US production has risen almost 50% in the past 10 years, and global demand for gas is anticipated to outpace all other fossil fuels. More than 35 professors and research staff from a dozen Stanford academic departments have already affiliated with the Natural Gas Initiative.
Hybrid-electric powertrain for road sweepers; natural gas genset
June 06, 2015
Empa, ETH Zürich and the road sweeper manufacturer Bucher Municipal have jointly developed a pioneering hybrid-electric powertrain for road sweepers in a CTI (Switzerland’s Commission for Technology and Innovation) project. The concept is based on a natural gas-driven engine, which provides power to the electric motors. Compared to conventional sweepers, the energy consumption has been halved and CO2 emissions reduced by more than 60%.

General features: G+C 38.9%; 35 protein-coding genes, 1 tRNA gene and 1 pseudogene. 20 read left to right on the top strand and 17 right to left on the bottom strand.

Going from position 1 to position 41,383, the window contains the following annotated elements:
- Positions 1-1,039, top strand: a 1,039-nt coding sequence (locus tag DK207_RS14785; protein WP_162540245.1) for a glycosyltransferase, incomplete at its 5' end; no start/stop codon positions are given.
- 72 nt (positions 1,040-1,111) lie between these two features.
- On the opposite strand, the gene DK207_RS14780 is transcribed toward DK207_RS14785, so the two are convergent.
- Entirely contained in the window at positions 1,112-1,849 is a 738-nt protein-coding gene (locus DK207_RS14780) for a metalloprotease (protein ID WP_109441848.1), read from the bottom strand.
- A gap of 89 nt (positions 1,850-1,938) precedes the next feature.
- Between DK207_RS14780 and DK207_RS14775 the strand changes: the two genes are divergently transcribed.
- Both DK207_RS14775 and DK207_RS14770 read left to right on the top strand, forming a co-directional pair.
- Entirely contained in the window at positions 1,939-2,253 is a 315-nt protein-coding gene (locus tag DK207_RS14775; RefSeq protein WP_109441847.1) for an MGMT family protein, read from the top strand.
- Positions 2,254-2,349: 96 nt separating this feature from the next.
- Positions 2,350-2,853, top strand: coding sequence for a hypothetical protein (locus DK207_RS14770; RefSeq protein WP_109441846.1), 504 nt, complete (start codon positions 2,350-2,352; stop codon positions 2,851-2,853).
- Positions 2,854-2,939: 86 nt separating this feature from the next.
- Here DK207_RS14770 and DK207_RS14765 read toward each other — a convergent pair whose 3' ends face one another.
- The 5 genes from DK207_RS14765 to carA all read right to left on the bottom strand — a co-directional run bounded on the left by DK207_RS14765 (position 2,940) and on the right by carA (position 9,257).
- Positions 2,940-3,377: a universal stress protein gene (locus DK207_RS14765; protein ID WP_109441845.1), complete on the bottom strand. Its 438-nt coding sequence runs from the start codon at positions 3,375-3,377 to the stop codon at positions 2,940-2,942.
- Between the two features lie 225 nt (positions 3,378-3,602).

Bucher Municipal, the European market leader in compact sweeping vehicles, is currently working on a concept study based on its CityCat platform to investigate possible commercialization of the new technologies.
EPA draft assessment finds no widespread, systemic impacts to drinking water resources from fracking
June 05, 2015
The US Environmental Protection Agency (EPA) released a draft assessment on the potential impacts of hydraulic fracturing activities on drinking water resources in the United States. The assessment, done at the request of Congress, found that hydraulic fracturing activities in the US are carried out in a way that have not led to widespread, systemic impacts on drinking water resources.
The assessment followed the water used for hydraulic fracturing from water acquisition; chemical mixing at the well pad site; well injection of fracking fluids; the collection of hydraulic fracturing wastewater (including flowback and produced water); and wastewater treatment and disposal. The assessment also identified potential vulnerabilities in the water lifecycle—some of which are not unique to hydraulic fracturing—that could impact drinking water.